“I want Shabbat,” my son Benjamin proclaimed on a recent Saturday afternoon as the guests we’d invited over for lunch milled about the house. I looked up from the salad I was throwing together, certain I’d misunderstood him. Shabbat is something we do every week in our house, yet something Benjamin, now 10 years old, had never once acknowledged. But then he said it again.
Benjamin has autism, and with his variation of the disorder comes serious language impairments that make it insanely difficult for him to do something that most of us take for granted; to identify the thoughts he wants to express, find the corresponding words, and then actually put those words out into the world. Communicating is an Everest-scaling level challenge for him, and because of that, Benjamin has become quite adept at paring it down to the basics.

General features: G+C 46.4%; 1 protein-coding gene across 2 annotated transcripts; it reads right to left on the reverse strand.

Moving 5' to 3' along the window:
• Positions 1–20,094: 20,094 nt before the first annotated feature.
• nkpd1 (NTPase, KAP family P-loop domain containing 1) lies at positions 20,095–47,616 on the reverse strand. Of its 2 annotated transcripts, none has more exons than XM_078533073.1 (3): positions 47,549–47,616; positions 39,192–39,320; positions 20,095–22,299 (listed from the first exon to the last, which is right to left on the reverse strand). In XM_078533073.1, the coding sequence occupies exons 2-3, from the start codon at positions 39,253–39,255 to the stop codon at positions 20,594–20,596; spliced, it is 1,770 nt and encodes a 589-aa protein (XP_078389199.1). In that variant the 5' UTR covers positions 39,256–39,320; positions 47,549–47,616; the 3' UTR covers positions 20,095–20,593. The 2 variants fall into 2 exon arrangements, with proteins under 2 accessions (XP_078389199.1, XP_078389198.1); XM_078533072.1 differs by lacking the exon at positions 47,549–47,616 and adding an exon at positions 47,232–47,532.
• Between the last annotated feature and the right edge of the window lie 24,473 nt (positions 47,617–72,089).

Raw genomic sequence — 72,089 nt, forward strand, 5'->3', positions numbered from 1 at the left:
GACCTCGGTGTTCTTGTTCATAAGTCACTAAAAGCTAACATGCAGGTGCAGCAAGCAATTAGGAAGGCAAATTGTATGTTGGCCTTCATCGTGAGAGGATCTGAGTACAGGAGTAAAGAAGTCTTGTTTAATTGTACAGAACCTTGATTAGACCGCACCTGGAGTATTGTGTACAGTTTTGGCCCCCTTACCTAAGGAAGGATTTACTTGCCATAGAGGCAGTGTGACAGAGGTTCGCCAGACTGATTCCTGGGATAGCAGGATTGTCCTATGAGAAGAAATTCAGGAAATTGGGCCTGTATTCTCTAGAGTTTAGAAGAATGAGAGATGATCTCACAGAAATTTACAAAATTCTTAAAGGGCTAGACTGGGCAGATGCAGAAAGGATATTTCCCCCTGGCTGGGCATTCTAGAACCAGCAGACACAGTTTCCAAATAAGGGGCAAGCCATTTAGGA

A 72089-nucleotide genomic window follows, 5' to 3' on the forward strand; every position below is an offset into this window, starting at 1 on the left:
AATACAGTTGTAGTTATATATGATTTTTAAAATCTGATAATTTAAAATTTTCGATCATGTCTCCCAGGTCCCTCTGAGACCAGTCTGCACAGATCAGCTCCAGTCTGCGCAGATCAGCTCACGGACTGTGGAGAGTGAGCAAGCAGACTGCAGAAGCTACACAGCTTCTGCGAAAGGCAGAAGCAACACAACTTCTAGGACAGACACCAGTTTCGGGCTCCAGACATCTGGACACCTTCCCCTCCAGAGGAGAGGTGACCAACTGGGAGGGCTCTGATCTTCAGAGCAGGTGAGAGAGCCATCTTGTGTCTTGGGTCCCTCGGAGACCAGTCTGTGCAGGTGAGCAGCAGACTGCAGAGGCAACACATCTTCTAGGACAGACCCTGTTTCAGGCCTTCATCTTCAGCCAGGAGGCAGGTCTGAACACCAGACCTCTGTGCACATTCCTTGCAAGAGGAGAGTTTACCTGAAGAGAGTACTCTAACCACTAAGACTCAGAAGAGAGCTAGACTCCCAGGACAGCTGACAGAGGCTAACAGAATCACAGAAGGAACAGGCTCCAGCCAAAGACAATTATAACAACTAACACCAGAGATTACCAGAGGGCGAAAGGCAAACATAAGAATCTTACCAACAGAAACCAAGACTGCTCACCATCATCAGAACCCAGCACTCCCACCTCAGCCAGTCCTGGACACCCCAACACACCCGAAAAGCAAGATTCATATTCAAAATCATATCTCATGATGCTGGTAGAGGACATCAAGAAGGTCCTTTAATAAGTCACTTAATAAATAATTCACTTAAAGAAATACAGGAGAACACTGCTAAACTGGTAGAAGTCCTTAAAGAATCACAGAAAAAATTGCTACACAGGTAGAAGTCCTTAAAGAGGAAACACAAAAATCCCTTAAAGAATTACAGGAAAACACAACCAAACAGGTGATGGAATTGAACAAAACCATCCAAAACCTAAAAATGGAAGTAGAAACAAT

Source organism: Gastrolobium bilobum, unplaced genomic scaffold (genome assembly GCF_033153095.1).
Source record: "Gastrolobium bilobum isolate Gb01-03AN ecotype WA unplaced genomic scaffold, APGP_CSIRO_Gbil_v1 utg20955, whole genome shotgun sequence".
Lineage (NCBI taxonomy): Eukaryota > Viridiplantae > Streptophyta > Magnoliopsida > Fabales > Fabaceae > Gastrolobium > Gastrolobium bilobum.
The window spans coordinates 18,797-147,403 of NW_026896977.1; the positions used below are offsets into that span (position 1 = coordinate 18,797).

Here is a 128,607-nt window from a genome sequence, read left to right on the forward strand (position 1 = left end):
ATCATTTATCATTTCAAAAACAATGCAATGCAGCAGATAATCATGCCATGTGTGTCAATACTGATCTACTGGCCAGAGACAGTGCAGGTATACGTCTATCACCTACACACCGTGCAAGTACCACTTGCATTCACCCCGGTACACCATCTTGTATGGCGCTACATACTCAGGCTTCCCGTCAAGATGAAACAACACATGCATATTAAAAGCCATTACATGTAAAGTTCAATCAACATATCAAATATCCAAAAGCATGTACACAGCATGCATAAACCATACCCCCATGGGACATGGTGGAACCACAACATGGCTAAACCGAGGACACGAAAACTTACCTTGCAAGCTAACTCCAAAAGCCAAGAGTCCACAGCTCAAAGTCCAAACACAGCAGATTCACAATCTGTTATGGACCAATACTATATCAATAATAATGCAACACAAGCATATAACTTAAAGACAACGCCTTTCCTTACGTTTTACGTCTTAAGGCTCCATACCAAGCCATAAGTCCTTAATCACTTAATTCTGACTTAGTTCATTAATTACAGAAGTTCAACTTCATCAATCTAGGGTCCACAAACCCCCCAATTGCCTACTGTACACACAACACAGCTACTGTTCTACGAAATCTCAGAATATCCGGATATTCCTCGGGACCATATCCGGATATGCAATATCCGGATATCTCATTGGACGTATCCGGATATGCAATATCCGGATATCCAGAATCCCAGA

And we, in turn, have become quite adept at interpreting the collection of compact lines he has curated over the years in order to get his needs met. More difficult is decoding the subtext, although we have become increasingly skilled at that part, too. Read the rest of this entry →